How To Create Inexpensive Halloween Costumes for Kids

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With the recent economic downturn in the economy, many families are tightening their belts and budgets.  Although you may need to spend less on your holiday budget this Halloween, there is no reason why you still can’t have fun!  It is possible to create inexpensive Halloween costumes for your children even if you can’t sew!


In our neighborhood, children 12 and under are allowed to trick-or-treat.  In years past, I had allowed all of my children to dress up for the holiday whether they were trick-or-treating or not.  This year, I told my older two that we wouldn’t be purchasing costumes for them.  However, they could still escort the rest of the family around in festive attire.

We found holiday socks for them at The Dollar Store for $1 a pair.  Also available were Halloween headbands and makeup kits also for $1.  I purchased Halloween ear rings for them-on sale-at the mall.  Walmart had inexpensive holiday t-shirts which I purchased as well.  All together, the entire ensemble cost me around $15 for both of them.  They are most happy and so am I!

My youngest daughter wanted to dress up as a rock star.  I’ll let you guess which Disney rock star she wanted to be!  When we went shopping, I found that the “Hannah Montana” costume looked incredibly tacky.  The cloth was thin and it was basically just a short dress with “Hannah Montana” written on it.  The price tag was $30.

I went to the clothing department and found that “Hannah Montana” shirts were on sale for $9.  One shirt actually had a sparkly fabric boa with the shirt.  I also bought her a pair of pink leopard pants.  All we need to add is the blonde wig, a little makeup, and we have that rock star look!  Not only was the whole outfit inexpensive, but my daughter can re-use the shirt and the pants after the holiday.

My third daughter wants to be a cheerleader.  She wanted to be a “High School Musical Cheerleader” no less.  The costume cost?  Almost $40!  I negotiated with her until I got her to admit that she would really be willing to accept the generic cheerleader costume.  She already has a white turtleneck shirt.  We purchased pom poms from The Dollar Store during my last trip.  My older daughter participated in a cheering squad for handicapped children several summers ago, and we’ll be reusing her skirt.  Even though I don’t sew, I am sure that I can alter the skirt to fit my younger child for a few hours on Halloween.  Safety pins are to a woman what duct tape is to a man I suppose.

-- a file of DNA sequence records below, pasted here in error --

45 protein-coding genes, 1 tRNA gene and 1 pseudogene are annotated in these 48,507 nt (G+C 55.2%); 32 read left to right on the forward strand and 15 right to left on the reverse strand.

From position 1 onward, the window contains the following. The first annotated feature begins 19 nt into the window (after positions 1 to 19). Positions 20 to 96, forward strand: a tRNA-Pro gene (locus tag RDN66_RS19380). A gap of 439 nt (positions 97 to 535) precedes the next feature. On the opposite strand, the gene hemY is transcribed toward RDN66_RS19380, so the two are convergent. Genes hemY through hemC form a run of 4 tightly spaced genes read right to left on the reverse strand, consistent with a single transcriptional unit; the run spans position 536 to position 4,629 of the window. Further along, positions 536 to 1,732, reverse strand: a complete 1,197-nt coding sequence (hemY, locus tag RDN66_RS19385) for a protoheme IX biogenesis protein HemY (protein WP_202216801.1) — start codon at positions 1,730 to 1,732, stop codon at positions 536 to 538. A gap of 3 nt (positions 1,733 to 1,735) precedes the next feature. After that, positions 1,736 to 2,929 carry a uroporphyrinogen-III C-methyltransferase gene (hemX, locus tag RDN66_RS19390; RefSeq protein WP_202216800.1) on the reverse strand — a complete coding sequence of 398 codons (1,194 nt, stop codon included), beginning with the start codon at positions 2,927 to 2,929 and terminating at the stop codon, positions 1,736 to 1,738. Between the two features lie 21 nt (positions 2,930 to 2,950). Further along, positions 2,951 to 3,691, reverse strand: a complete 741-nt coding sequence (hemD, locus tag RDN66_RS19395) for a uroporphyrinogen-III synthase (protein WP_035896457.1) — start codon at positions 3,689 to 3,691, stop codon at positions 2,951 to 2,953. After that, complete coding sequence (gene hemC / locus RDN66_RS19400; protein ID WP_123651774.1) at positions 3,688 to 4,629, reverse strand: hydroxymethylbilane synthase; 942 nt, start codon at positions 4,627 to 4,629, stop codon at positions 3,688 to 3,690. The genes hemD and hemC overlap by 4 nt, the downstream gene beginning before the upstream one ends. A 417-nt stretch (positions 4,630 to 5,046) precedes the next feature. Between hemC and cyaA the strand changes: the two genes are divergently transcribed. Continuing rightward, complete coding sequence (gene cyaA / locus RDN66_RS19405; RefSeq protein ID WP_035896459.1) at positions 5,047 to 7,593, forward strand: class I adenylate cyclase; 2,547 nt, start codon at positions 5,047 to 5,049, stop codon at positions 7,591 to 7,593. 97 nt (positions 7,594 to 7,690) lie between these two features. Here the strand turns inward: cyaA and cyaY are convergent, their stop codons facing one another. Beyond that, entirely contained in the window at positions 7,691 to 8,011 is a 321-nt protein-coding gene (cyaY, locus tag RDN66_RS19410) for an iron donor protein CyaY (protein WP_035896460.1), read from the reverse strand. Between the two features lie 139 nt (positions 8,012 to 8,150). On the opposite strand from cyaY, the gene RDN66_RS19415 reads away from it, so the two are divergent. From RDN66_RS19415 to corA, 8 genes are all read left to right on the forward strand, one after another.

My son is dressing up as a knight.  I bought him a black sweat shirt and sweat pants which will create the base of the outfit.  At The Dollar Store, I found swords, shields, and helmets which will compliment his outfit perfectly!  Again, I can use the sweat outfit after the holiday which makes it and even better bargain.

Using a sweatshirt and sweatpants as a starting point, you can create lots of costumes for little kids!  By adding black dots to a white sweat outfit, you can make your child a Dalmation!  Use your imagination and see what other inexpensive costumes you can create.

It is less stressful to be able to go shopping and buy the costume you want at the store.  But sometimes, we have to “make do” with what we have.  Doing this with a cheerful attitude is one of the best lessons that any parent can teach their children.  Although my children really wanted to be able to buy the expensive Halloween costumes that were their first choices, they have eventually come to accept the reality of what economizing will mean. As we began to brainstorm and shop for their costume pieces, they actually began to enjoy the whole process much more than they ever enjoyed going to a party store to pick out the store bought outfits we had purchased in years past.

It is with a great sigh of relief that I can finally announce-we are ready for Halloween! Yes!


My family has always made our own costumes. It’s one of the things the kids always look forward to. My oldest, who is 18 and in college now told me she’s going to miss going through my costume bins this year. It’s amazing what things we do with our children that ends up being most important to them.

Michelle says:

Thanks for the comment! I agree, it’s amazing what the kids end up remembering most fondly, and it’s usually the “small” things.

I wish your daughter well in college!

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